Despite Numbers, Some Say True Tally of Victims Remains Unknown
Associated Press, carried in WKYT
January 14, 2006
LOUISVILLE, Ky. -- Mary Fuchs knows there are other victims of sexual abuse at the hands of clergy out there.
"I could probably find about 100 people easily, but they won't say anything," said Fuchs, who was abused by her cousin, the Rev. Louis Miller, and took part in a $25.7 million settlement with the Archdiocese of Louisville.
The dynamic, though, isn't limited to the Louisville case. Despite the hundreds of victims cited in various church settlements around the country, attorneys, support groups and experts say there are many more victims who may never be heard from.
Counselors and attorneys said some victims of abuse will not come forward because of shame or fear of public exposure, even though the church offers assistance to victims while promising not to make their plight public.
Dioceses say they know there are more victims than have come forward publicly or in legal cases. It's a matter of reaching out to them with offers of confidential help in the form of invitations to meet with the bishop or archbishop, meetings and offers of counseling, said Cecelia Price, a spokeswoman for the Archdiocese of Louisville.
Father Thomas Doyle, a Roman Catholic priest who has tracked sex abuse in the church since the mid-1980s, said for victims, litigation or public scrutiny can enhance the pain they already feel.
"I don't think anyone but a victim can express what they've gone through," Doyle said.
The prospect of public exposure, though, will often keep people living in silence rather than come forward as part of a lawsuit, Doyle said. He cited the 361 victims in the settlement with the Roman Catholic Diocese of Covington, a diocese that once included 57 counties across a large swath of Kentucky, as an example.
"I believe there are individuals out there you will never know about," Doyle said, saying any attempt to estimate how many would be "pure speculation." "They will suffer in silence and shame and no amount of assistance will ever bring them out."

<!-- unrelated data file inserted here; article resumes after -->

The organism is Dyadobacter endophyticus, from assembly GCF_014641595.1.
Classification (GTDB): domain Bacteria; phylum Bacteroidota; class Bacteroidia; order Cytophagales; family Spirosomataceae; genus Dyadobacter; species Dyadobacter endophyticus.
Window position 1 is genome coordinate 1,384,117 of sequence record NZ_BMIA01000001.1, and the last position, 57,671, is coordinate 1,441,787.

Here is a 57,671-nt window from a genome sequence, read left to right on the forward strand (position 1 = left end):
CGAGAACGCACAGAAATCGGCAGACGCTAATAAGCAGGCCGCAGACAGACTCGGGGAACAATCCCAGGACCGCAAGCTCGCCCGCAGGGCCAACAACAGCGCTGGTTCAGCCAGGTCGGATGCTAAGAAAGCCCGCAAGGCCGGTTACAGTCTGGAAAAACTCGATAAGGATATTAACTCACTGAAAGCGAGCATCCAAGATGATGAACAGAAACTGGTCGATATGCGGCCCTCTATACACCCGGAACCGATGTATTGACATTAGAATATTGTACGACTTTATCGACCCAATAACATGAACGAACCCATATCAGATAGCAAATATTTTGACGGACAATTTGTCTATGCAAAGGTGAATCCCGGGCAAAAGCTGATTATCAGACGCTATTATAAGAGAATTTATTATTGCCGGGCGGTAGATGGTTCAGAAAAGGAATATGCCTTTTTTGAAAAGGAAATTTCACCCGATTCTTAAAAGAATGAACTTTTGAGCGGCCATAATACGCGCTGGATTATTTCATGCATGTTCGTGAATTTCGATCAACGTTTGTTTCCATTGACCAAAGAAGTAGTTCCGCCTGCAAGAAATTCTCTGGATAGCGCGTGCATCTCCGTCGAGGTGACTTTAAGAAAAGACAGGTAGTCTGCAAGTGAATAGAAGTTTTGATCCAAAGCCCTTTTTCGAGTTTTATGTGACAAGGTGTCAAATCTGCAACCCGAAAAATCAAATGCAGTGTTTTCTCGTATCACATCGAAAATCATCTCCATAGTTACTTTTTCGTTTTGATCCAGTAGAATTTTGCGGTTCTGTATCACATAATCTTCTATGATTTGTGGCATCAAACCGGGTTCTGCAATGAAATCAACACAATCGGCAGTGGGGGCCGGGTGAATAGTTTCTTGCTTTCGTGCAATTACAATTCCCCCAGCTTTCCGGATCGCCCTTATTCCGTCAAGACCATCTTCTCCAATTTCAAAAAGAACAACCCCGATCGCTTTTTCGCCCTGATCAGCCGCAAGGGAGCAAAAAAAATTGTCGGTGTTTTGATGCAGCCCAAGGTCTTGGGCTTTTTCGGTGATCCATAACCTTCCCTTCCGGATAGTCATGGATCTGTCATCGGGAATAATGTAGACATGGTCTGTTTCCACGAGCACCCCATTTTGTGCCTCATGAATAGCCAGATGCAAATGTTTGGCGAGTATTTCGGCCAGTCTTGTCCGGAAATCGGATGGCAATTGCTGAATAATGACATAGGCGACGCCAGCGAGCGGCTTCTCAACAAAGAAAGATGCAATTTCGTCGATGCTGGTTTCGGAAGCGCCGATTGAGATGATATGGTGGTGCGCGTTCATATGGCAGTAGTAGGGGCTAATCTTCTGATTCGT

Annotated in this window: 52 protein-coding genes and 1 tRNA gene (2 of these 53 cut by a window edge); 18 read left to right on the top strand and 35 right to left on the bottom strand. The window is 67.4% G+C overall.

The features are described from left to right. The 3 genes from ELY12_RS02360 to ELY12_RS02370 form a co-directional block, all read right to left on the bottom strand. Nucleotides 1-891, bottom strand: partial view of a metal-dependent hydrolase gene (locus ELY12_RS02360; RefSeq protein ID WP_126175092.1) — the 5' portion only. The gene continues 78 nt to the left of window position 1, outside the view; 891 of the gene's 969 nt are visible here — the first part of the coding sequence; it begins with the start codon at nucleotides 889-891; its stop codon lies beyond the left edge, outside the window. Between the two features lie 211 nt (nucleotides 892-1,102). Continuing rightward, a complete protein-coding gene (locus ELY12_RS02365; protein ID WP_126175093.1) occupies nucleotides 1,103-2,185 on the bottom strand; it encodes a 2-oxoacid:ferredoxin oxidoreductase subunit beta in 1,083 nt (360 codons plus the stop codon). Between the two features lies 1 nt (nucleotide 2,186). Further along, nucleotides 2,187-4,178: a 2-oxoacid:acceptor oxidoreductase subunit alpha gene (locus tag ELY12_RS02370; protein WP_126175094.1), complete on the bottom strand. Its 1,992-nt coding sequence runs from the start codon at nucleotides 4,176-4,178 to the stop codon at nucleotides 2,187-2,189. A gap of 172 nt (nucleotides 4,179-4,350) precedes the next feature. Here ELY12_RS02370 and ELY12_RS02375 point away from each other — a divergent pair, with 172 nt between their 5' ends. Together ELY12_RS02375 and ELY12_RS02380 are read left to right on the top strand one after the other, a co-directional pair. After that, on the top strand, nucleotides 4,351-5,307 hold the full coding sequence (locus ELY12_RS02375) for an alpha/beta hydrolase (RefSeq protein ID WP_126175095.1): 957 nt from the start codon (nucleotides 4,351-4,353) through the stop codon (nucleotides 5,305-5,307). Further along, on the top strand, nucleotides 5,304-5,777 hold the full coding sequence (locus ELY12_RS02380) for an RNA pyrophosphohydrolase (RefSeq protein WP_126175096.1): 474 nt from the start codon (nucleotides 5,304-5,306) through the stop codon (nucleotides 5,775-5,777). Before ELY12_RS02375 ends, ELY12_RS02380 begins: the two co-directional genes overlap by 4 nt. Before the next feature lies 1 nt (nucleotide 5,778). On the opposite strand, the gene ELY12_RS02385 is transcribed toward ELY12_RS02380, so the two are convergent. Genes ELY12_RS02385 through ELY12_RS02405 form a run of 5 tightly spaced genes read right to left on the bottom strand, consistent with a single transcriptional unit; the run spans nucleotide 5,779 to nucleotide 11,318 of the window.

The Covington Diocese presented to a judge for approval an $85 million settlement with its victims this month and previously paid out $10.8 million to 58 victims in other settlements.
David Clohessy, national director of the Survivors Network of those Abused by Priests, noted that in some cases, the more publicity and success lawsuits have, the more victims come forward.
As an example, Clohessy cited the Archdiocese of Boston, which paid out $85 million to 525 victims in 2004. Since then, 200 more people have come forward with allegations, Clohessy said. But, Clohessy said, even with the latest group, there are likely many, many more people who won't come forward.
"There's shame, there's self-blame, there's a zillion reasons why they won't come forward," he said.
Stan Chesley, attorney for the victims in the Covington case, said statisticians initially predicted between 700 and 800 people would come forward with claims of abuse in that case. Chesley said those estimates were based on the size of the diocese, the number of priests suspected to have been involved and the number of people that have made claims in other cases.
But, even that number doesn't wouldn't account for all the abuse cases in the Covington diocese, Chesley said.
"I thought there would be more," Chesley said. "Some of the claimants could have been priests, people connected with the church or people who just can't talk about it."
Carrie Huff, an attorney for the Diocese of Covington, said there are certainly more victims than are known to the public and the diocese is aware of them and helping some of them.
Bishop Roger Foys has met with some victims, while others have accepted counseling or simply taken the opportunity to express their feelings to someone involved with the church, Huff said.
"Are there people out there who chose to stay quiet? Probably there are," Huff said. "They have a right to make that choice and we don't have a right to take that choice from them."
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